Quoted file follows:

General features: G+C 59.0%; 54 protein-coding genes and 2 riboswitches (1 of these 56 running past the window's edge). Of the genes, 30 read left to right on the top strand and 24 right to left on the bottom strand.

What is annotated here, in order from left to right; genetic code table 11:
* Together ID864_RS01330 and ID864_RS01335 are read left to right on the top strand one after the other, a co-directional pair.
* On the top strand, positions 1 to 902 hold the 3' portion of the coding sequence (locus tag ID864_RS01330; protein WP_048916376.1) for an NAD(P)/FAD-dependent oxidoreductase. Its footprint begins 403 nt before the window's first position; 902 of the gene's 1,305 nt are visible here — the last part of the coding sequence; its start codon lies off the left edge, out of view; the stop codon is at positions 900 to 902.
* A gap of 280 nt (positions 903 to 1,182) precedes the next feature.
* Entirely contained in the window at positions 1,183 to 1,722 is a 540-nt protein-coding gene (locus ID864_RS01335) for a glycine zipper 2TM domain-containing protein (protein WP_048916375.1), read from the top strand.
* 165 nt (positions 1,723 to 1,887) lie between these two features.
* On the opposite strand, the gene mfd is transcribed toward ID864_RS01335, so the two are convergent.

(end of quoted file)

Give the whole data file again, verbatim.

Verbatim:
General features: G+C 59.0%; 54 protein-coding genes and 2 riboswitches (1 of these 56 running past the window's edge). Of the genes, 30 read left to right on the top strand and 24 right to left on the bottom strand.

What is annotated here, in order from left to right; genetic code table 11:
* Together ID864_RS01330 and ID864_RS01335 are read left to right on the top strand one after the other, a co-directional pair.
* On the top strand, positions 1 to 902 hold the 3' portion of the coding sequence (locus tag ID864_RS01330; protein WP_048916376.1) for an NAD(P)/FAD-dependent oxidoreductase. Its footprint begins 403 nt before the window's first position; 902 of the gene's 1,305 nt are visible here — the last part of the coding sequence; its start codon lies off the left edge, out of view; the stop codon is at positions 900 to 902.
* A gap of 280 nt (positions 903 to 1,182) precedes the next feature.
* Entirely contained in the window at positions 1,183 to 1,722 is a 540-nt protein-coding gene (locus ID864_RS01335) for a glycine zipper 2TM domain-containing protein (protein WP_048916375.1), read from the top strand.
* 165 nt (positions 1,723 to 1,887) lie between these two features.
* On the opposite strand, the gene mfd is transcribed toward ID864_RS01335, so the two are convergent.